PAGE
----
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Post  ford100e.com Sat Apr 07 2012, 08:26


1. If it sounds too good to miss, swerve! It is often the case that private sellers undervalue their cars which enables the eagle-eyed buyer to hurriedly jump in and buy at a bargain price. That is where the fraudster comes in. In fraud, a person will attempt to fool you into believing that he or she is a legitimate seller with a bargain. The trap is most often, to defraud you out of your money. The goods often do not exist, are nothing like their description or simply do not belong to the seller. Sometimes, particularly where you are selling, the fraudster will want to make off with your car by the use of counterfeit cheques, money or a stolen part exchange.

2. Think hard before sending any money! Always be suspicious no matter how good a deal it seems, no matter how convincing the seller is and no matter how small an amount. A fraudster will be collecting deposits, and often the full purchase price of the vehicle, from a number of different people. Yet, once again, the goods often do not exist, are nothing like their description or simply do not belong to the seller. Even when the seller uses a legitimate home address and name, that can be verified, they can still belong to an innocent third party that the fraudster is pretending to be. The fraudster may also be using a well known high street bank to fool you into being reassured. Many fraudsters will talk to you on the phone, but quite often the phone number does not work and they seek to groom you out of your money by email. "Sorry been called away… bereavement… working overseas… on holiday… send a deposit…" etc etc.

3. A fraudster needs to make you think they genuinely have the car. Some fraudsters are hardened criminals and can be involved in all sorts of crimes. They may also be ex car salesman, mechanics, or failed entrepeneurs. They may know a lot about the car they are pretending to sell, they may be able to go into its history and even talk about the various car clubs or car shows. Don't be overawed or outwitted.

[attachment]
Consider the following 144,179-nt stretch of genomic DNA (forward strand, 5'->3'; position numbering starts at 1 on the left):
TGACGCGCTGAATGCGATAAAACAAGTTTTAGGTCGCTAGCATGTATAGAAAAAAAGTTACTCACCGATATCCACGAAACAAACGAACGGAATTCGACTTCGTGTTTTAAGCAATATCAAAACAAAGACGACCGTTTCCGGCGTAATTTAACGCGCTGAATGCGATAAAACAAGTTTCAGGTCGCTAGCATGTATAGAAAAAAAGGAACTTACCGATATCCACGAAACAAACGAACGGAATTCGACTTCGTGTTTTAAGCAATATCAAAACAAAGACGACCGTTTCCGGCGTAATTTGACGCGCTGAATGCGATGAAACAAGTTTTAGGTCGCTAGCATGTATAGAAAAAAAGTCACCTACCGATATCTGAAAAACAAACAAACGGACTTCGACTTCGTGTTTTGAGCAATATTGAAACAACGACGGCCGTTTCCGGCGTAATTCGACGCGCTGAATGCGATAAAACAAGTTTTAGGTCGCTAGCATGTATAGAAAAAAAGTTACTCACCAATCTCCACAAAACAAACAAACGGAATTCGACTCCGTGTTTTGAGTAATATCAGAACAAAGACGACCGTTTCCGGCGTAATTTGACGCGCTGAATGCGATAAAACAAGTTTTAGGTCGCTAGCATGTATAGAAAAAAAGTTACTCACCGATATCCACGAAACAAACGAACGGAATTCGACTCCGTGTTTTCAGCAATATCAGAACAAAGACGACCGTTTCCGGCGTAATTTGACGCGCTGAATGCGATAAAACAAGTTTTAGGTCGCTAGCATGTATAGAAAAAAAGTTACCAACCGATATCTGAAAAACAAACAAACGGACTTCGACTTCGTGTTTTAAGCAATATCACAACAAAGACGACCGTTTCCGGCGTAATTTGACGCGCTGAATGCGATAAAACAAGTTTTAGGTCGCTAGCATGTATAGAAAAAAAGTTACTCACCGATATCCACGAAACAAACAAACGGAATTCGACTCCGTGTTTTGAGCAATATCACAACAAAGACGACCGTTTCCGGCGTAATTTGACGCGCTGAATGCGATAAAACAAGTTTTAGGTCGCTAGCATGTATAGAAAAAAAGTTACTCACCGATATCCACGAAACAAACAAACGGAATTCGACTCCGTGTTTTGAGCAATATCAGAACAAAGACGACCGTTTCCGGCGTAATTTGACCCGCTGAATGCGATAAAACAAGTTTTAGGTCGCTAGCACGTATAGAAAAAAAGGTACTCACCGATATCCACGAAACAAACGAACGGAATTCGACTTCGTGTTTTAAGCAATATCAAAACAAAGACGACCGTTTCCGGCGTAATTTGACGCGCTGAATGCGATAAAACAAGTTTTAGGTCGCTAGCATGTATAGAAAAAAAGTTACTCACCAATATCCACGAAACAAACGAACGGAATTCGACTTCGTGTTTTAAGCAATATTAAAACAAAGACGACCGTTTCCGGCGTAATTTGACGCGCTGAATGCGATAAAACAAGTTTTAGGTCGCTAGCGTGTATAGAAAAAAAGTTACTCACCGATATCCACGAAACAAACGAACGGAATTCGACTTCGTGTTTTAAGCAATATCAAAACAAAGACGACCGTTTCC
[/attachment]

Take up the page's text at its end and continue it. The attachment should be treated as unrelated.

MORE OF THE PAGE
4.If you are selling a car and you are offered cash why not insist upon the person drawing the cash out in front of you at an agreed bank branch. Get it authorised with the local branch and make arrangements to pay it back in on the spot. You could of course arrange an electronic transfer of the money with the purchaser in front of the cashier at the till in a branch of the buyers bank. Always be suspicious of cheques, bankers drafts or large amounts of cash as you have a right to refuse them. If the buyer or seller cannot meet you at a bank branch during banking hours consider finding another buyer. Why not insist upon proof of the buyers identity, a passport, driving licence or utility bill, or all three. Jot down the vehicle registration the buyer turns up in.

5. Fraudsters often use email address that are easy to get. A typical address might be a name which is followed by several numbers for example: 1234@gmail.com, 5678@hotmail.com and xyz2@yahoo.com. They will use any number of email providers.

6. Obtain the car's registration details and get a car data check. Simply go into a search engine and search Car History or Data check.

7.Why not ask for particular pictures of the car to be taken and sent to you. But don't rely on them alone, they may have access to the car whilst not owning it. Study the back ground of the vehicle pictures. What time of year was the picture taken? What country was the picture taken in? Road markings, road signs, traffic direction and foliage and fauna will all give you a clue.

8.Do not allow yourself to be brow beaten or bullied and do not feel compelled to buy or sell. The fact that there are other people looking at the car, with great interest, could be an act. Often fraudsters will use female names in adverts or emails as people often tend to be more trusting of women.

9.Do remember that the overwhelming majority of car sales are successful and legitimate deals particularly when buying or selling through an established car dealer. The fraudster often needs to act his or her part well to defraud you. If something does not seem right to you, or you sense the individual may be less than honest, excuse yourself and walk away.

10. At ford100e.com we do not personally sell cars, or arrange finance or the transfer of funds. We also do not arrange delivery, storage or shipping. We do not put email addresses or phone numbers in the advert text box or the attached photographs. You need to be cautious of the content of any links you might see to web sites whether they appear to be to our site or elsewhere. It is not beyond the realms of possibility for a fraudster to create a site, or pages, that look like ebay etc.

Useful Links,

1) If you wish to report a fraud please visit www.actionfraud.org.uk

2) UK Government advice on buying and selling a vehicle www.directgov.co.uk

Fraud Advice!!! 17071610

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